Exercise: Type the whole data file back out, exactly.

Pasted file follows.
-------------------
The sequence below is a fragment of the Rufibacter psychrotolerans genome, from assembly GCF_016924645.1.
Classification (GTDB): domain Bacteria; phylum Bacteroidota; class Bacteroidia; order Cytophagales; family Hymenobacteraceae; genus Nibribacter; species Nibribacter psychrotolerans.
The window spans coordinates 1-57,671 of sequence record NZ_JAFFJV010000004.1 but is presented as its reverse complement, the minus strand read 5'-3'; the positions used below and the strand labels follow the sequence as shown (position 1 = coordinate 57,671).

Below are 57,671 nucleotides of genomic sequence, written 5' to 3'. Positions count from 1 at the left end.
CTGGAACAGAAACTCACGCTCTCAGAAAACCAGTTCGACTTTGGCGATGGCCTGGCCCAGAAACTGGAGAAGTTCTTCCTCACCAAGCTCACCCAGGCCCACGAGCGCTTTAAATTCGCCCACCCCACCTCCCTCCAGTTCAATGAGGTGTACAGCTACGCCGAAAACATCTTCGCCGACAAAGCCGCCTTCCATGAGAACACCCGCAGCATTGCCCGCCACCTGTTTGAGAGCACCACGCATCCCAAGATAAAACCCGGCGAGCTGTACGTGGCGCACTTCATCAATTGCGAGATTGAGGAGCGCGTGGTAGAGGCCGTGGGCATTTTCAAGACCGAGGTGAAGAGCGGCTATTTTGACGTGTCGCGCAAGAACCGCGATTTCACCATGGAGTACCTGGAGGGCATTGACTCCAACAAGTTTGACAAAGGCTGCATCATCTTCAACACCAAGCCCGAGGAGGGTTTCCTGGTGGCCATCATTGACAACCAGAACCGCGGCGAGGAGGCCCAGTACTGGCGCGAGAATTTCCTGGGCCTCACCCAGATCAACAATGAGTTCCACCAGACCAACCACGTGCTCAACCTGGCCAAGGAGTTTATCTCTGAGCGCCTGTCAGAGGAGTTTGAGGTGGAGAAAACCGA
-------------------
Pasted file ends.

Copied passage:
The sequence below is a fragment of the Rufibacter psychrotolerans genome, from assembly GCF_016924645.1.
Classification (GTDB): domain Bacteria; phylum Bacteroidota; class Bacteroidia; order Cytophagales; family Hymenobacteraceae; genus Nibribacter; species Nibribacter psychrotolerans.
The window spans coordinates 1-57,671 of sequence record NZ_JAFFJV010000004.1 but is presented as its reverse complement, the minus strand read 5'-3'; the positions used below and the strand labels follow the sequence as shown (position 1 = coordinate 57,671).

Below are 57,671 nucleotides of genomic sequence, written 5' to 3'. Positions count from 1 at the left end.
CTGGAACAGAAACTCACGCTCTCAGAAAACCAGTTCGACTTTGGCGATGGCCTGGCCCAGAAACTGGAGAAGTTCTTCCTCACCAAGCTCACCCAGGCCCACGAGCGCTTTAAATTCGCCCACCCCACCTCCCTCCAGTTCAATGAGGTGTACAGCTACGCCGAAAACATCTTCGCCGACAAAGCCGCCTTCCATGAGAACACCCGCAGCATTGCCCGCCACCTGTTTGAGAGCACCACGCATCCCAAGATAAAACCCGGCGAGCTGTACGTGGCGCACTTCATCAATTGCGAGATTGAGGAGCGCGTGGTAGAGGCCGTGGGCATTTTCAAGACCGAGGTGAAGAGCGGCTATTTTGACGTGTCGCGCAAGAACCGCGATTTCACCATGGAGTACCTGGAGGGCATTGACTCCAACAAGTTTGACAAAGGCTGCATCATCTTCAACACCAAGCCCGAGGAGGGTTTCCTGGTGGCCATCATTGACAACCAGAACCGCGGCGAGGAGGCCCAGTACTGGCGCGAGAATTTCCTGGGCCTCACCCAGATCAACAATGAGTTCCACCAGACCAACCACGTGCTCAACCTGGCCAAGGAGTTTATCTCTGAGCGCCTGTCAGAGGAGTTTGAGGTGGAGAAAACCGA